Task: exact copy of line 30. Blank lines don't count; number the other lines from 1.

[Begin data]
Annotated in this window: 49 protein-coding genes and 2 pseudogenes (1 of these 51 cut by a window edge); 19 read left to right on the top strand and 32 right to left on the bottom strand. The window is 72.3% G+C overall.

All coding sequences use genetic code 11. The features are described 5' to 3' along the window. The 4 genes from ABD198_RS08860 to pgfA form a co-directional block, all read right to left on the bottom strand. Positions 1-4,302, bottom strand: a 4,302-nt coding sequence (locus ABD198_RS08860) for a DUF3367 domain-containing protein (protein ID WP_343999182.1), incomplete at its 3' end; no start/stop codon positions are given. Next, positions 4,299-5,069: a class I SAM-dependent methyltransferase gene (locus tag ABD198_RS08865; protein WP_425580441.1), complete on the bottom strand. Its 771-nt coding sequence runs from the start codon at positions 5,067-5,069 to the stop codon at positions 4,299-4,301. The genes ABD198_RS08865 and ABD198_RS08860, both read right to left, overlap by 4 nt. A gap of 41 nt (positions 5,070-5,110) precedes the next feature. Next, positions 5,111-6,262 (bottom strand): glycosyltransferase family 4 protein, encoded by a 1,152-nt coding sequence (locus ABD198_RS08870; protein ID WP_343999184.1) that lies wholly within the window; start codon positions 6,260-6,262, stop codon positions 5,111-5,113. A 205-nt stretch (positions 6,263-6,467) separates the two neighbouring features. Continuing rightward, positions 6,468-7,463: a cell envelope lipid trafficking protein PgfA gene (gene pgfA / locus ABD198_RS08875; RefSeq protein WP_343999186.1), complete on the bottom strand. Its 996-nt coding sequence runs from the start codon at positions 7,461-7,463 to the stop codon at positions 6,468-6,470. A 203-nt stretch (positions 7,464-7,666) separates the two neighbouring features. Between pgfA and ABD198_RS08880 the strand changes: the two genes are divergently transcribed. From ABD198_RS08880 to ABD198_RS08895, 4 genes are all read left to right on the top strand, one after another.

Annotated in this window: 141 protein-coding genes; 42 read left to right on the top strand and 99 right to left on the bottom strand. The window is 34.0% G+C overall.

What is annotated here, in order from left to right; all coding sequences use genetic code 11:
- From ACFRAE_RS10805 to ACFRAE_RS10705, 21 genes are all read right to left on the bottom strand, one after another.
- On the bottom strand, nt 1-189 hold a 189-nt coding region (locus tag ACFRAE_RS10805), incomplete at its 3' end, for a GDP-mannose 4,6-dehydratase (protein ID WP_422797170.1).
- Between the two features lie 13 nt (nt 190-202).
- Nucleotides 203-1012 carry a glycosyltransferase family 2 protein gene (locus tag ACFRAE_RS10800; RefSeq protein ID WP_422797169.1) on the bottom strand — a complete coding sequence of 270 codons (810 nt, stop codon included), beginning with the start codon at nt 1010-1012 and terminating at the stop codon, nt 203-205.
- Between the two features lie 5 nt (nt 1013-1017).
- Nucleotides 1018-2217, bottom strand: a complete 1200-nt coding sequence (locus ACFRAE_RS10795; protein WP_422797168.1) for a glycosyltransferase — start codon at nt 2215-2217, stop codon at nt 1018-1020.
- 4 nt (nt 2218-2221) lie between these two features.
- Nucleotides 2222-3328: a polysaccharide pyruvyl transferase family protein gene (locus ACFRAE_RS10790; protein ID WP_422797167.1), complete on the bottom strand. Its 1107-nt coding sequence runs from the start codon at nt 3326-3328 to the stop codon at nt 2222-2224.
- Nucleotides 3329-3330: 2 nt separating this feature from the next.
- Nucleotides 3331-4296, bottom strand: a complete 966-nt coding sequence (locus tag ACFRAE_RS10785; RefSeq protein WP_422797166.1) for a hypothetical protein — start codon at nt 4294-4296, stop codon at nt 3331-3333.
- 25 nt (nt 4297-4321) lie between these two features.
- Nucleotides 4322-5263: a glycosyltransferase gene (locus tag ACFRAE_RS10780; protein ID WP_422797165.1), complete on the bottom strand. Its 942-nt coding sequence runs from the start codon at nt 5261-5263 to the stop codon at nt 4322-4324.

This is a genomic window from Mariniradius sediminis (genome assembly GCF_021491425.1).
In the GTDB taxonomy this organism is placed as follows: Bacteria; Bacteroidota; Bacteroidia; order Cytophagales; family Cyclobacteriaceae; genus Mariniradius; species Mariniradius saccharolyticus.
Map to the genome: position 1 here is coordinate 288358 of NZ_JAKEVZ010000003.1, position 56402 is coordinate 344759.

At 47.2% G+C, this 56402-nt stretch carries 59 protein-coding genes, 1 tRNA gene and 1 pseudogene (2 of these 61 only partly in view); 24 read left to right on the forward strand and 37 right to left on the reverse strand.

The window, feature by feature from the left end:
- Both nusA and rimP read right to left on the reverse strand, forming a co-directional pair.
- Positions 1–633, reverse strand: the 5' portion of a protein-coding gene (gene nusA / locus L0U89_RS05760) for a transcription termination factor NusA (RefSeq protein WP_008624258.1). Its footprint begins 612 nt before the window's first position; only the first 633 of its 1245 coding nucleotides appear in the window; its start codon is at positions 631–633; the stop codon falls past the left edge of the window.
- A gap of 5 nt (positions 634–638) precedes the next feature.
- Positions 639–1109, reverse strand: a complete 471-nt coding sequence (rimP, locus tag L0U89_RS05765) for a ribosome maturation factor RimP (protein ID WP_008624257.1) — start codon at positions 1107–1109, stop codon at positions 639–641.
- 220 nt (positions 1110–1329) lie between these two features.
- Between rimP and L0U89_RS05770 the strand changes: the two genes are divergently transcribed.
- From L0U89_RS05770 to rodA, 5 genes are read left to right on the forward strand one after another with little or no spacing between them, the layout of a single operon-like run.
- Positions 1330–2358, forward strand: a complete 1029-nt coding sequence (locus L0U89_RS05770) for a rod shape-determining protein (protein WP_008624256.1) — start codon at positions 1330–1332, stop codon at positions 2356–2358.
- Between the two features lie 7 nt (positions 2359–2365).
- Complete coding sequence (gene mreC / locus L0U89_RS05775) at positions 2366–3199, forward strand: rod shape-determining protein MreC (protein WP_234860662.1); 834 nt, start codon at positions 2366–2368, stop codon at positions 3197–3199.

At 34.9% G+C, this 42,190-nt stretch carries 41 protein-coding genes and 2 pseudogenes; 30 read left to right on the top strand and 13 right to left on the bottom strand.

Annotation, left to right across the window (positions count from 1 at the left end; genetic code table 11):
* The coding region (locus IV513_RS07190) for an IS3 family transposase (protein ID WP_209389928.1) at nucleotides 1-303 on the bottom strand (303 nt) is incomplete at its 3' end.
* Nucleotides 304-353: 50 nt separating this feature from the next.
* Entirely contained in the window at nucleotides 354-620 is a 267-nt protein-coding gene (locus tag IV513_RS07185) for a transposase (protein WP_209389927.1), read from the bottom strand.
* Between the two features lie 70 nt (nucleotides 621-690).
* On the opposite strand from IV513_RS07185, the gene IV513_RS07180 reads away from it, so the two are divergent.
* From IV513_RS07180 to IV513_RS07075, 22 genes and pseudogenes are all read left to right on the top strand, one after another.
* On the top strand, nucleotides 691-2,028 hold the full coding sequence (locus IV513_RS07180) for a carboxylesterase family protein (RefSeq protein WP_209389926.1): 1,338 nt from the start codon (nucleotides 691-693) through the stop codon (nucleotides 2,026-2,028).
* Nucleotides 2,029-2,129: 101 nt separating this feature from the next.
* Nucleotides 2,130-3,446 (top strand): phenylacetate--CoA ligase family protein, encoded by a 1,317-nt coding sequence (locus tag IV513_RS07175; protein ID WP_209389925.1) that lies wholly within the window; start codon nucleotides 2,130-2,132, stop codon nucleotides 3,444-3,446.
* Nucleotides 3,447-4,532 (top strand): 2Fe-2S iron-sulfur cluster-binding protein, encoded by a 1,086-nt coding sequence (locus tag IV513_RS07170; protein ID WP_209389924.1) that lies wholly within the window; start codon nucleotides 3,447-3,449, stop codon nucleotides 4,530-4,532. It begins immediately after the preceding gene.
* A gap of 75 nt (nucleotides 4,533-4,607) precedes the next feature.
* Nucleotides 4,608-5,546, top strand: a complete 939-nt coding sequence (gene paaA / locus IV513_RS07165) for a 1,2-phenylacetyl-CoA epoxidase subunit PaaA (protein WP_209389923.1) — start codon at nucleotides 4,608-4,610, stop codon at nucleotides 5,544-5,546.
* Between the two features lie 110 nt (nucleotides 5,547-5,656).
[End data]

- Between the two features lie 7 nt (positions 2359–2365).